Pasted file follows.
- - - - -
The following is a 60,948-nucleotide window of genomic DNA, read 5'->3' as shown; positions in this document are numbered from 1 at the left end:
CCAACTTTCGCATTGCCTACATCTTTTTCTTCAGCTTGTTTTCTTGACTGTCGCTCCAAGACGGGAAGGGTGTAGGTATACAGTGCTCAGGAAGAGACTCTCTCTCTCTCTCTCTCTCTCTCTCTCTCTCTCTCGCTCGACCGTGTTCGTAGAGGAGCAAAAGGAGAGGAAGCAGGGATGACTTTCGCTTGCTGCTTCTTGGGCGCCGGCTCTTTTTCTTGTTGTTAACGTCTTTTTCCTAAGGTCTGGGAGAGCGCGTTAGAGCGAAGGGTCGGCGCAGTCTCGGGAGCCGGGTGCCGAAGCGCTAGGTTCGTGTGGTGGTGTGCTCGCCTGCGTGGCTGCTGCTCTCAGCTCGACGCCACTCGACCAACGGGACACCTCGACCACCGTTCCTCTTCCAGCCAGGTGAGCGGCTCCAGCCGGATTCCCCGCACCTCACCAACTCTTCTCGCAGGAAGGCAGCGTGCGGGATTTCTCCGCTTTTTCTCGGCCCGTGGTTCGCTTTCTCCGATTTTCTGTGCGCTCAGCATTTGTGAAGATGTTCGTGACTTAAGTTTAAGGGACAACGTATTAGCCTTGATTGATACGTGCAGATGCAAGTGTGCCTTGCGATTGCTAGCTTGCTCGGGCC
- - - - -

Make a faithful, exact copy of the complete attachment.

The following is a 60,948-nucleotide window of genomic DNA, read 5'->3' as shown; positions in this document are numbered from 1 at the left end:
CCAACTTTCGCATTGCCTACATCTTTTTCTTCAGCTTGTTTTCTTGACTGTCGCTCCAAGACGGGAAGGGTGTAGGTATACAGTGCTCAGGAAGAGACTCTCTCTCTCTCTCTCTCTCTCTCTCTCTCTCTCTCGCTCGACCGTGTTCGTAGAGGAGCAAAAGGAGAGGAAGCAGGGATGACTTTCGCTTGCTGCTTCTTGGGCGCCGGCTCTTTTTCTTGTTGTTAACGTCTTTTTCCTAAGGTCTGGGAGAGCGCGTTAGAGCGAAGGGTCGGCGCAGTCTCGGGAGCCGGGTGCCGAAGCGCTAGGTTCGTGTGGTGGTGTGCTCGCCTGCGTGGCTGCTGCTCTCAGCTCGACGCCACTCGACCAACGGGACACCTCGACCACCGTTCCTCTTCCAGCCAGGTGAGCGGCTCCAGCCGGATTCCCCGCACCTCACCAACTCTTCTCGCAGGAAGGCAGCGTGCGGGATTTCTCCGCTTTTTCTCGGCCCGTGGTTCGCTTTCTCCGATTTTCTGTGCGCTCAGCATTTGTGAAGATGTTCGTGACTTAAGTTTAAGGGACAACGTATTAGCCTTGATTGATACGTGCAGATGCAAGTGTGCCTTGCGATTGCTAGCTTGCTCGGGCC